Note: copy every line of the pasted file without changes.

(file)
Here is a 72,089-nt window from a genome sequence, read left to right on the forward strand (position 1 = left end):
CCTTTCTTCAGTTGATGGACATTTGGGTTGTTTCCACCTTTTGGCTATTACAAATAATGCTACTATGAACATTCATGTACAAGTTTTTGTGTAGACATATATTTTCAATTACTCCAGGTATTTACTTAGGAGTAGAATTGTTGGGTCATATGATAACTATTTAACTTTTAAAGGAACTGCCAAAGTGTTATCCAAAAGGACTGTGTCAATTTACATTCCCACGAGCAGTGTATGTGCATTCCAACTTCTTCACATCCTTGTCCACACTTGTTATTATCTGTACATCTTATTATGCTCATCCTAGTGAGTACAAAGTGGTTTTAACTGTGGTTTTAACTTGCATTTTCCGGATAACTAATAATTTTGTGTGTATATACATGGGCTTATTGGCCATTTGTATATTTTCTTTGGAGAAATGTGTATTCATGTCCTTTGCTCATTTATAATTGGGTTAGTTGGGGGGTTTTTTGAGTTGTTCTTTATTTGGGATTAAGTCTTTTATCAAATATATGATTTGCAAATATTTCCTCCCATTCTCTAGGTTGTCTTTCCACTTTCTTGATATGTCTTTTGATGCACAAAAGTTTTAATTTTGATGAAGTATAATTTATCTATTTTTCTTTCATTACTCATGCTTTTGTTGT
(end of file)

Here is a 72,089-nt window from a genome sequence, read left to right on the forward strand (position 1 = left end):
CCTTTCTTCAGTTGATGGACATTTGGGTTGTTTCCACCTTTTGGCTATTACAAATAATGCTACTATGAACATTCATGTACAAGTTTTTGTGTAGACATATATTTTCAATTACTCCAGGTATTTACTTAGGAGTAGAATTGTTGGGTCATATGATAACTATTTAACTTTTAAAGGAACTGCCAAAGTGTTATCCAAAAGGACTGTGTCAATTTACATTCCCACGAGCAGTGTATGTGCATTCCAACTTCTTCACATCCTTGTCCACACTTGTTATTATCTGTACATCTTATTATGCTCATCCTAGTGAGTACAAAGTGGTTTTAACTGTGGTTTTAACTTGCATTTTCCGGATAACTAATAATTTTGTGTGTATATACATGGGCTTATTGGCCATTTGTATATTTTCTTTGGAGAAATGTGTATTCATGTCCTTTGCTCATTTATAATTGGGTTAGTTGGGGGGTTTTTTGAGTTGTTCTTTATTTGGGATTAAGTCTTTTATCAAATATATGATTTGCAAATATTTCCTCCCATTCTCTAGGTTGTCTTTCCACTTTCTTGATATGTCTTTTGATGCACAAAAGTTTTAATTTTGATGAAGTATAATTTATCTATTTTTCTTTCATTACTCATGCTTTTGTTGT